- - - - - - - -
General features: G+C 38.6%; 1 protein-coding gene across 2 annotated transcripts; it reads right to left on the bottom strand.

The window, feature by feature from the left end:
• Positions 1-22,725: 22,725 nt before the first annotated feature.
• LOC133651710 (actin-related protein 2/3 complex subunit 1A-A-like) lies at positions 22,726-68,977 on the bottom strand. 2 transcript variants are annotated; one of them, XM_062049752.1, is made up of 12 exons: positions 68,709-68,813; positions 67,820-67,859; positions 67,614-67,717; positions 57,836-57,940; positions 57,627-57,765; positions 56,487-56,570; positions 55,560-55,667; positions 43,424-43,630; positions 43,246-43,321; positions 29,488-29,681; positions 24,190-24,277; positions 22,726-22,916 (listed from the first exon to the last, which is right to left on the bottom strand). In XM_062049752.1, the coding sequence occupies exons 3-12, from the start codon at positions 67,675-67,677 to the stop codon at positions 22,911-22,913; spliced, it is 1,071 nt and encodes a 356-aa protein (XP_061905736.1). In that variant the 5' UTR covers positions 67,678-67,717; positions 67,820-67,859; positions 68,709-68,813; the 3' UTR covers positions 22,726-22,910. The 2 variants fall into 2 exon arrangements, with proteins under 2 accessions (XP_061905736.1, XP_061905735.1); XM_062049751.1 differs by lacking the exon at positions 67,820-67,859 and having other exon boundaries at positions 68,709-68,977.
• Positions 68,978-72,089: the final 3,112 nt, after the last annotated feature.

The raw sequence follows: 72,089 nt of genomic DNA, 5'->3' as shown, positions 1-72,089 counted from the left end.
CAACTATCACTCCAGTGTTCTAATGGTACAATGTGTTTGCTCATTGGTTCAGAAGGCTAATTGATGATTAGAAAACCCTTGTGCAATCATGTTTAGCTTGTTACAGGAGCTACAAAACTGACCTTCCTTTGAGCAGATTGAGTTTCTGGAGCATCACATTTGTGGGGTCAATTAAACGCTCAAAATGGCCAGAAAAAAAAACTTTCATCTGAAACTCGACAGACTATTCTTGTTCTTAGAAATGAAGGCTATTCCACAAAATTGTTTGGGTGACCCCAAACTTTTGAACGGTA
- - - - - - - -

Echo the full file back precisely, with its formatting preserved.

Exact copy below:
General features: G+C 38.6%; 1 protein-coding gene across 2 annotated transcripts; it reads right to left on the bottom strand.

The window, feature by feature from the left end:
• Positions 1-22,725: 22,725 nt before the first annotated feature.
• LOC133651710 (actin-related protein 2/3 complex subunit 1A-A-like) lies at positions 22,726-68,977 on the bottom strand. 2 transcript variants are annotated; one of them, XM_062049752.1, is made up of 12 exons: positions 68,709-68,813; positions 67,820-67,859; positions 67,614-67,717; positions 57,836-57,940; positions 57,627-57,765; positions 56,487-56,570; positions 55,560-55,667; positions 43,424-43,630; positions 43,246-43,321; positions 29,488-29,681; positions 24,190-24,277; positions 22,726-22,916 (listed from the first exon to the last, which is right to left on the bottom strand). In XM_062049752.1, the coding sequence occupies exons 3-12, from the start codon at positions 67,675-67,677 to the stop codon at positions 22,911-22,913; spliced, it is 1,071 nt and encodes a 356-aa protein (XP_061905736.1). In that variant the 5' UTR covers positions 67,678-67,717; positions 67,820-67,859; positions 68,709-68,813; the 3' UTR covers positions 22,726-22,910. The 2 variants fall into 2 exon arrangements, with proteins under 2 accessions (XP_061905736.1, XP_061905735.1); XM_062049751.1 differs by lacking the exon at positions 67,820-67,859 and having other exon boundaries at positions 68,709-68,977.
• Positions 68,978-72,089: the final 3,112 nt, after the last annotated feature.

The raw sequence follows: 72,089 nt of genomic DNA, 5'->3' as shown, positions 1-72,089 counted from the left end.
CAACTATCACTCCAGTGTTCTAATGGTACAATGTGTTTGCTCATTGGTTCAGAAGGCTAATTGATGATTAGAAAACCCTTGTGCAATCATGTTTAGCTTGTTACAGGAGCTACAAAACTGACCTTCCTTTGAGCAGATTGAGTTTCTGGAGCATCACATTTGTGGGGTCAATTAAACGCTCAAAATGGCCAGAAAAAAAAACTTTCATCTGAAACTCGACAGACTATTCTTGTTCTTAGAAATGAAGGCTATTCCACAAAATTGTTTGGGTGACCCCAAACTTTTGAACGGTA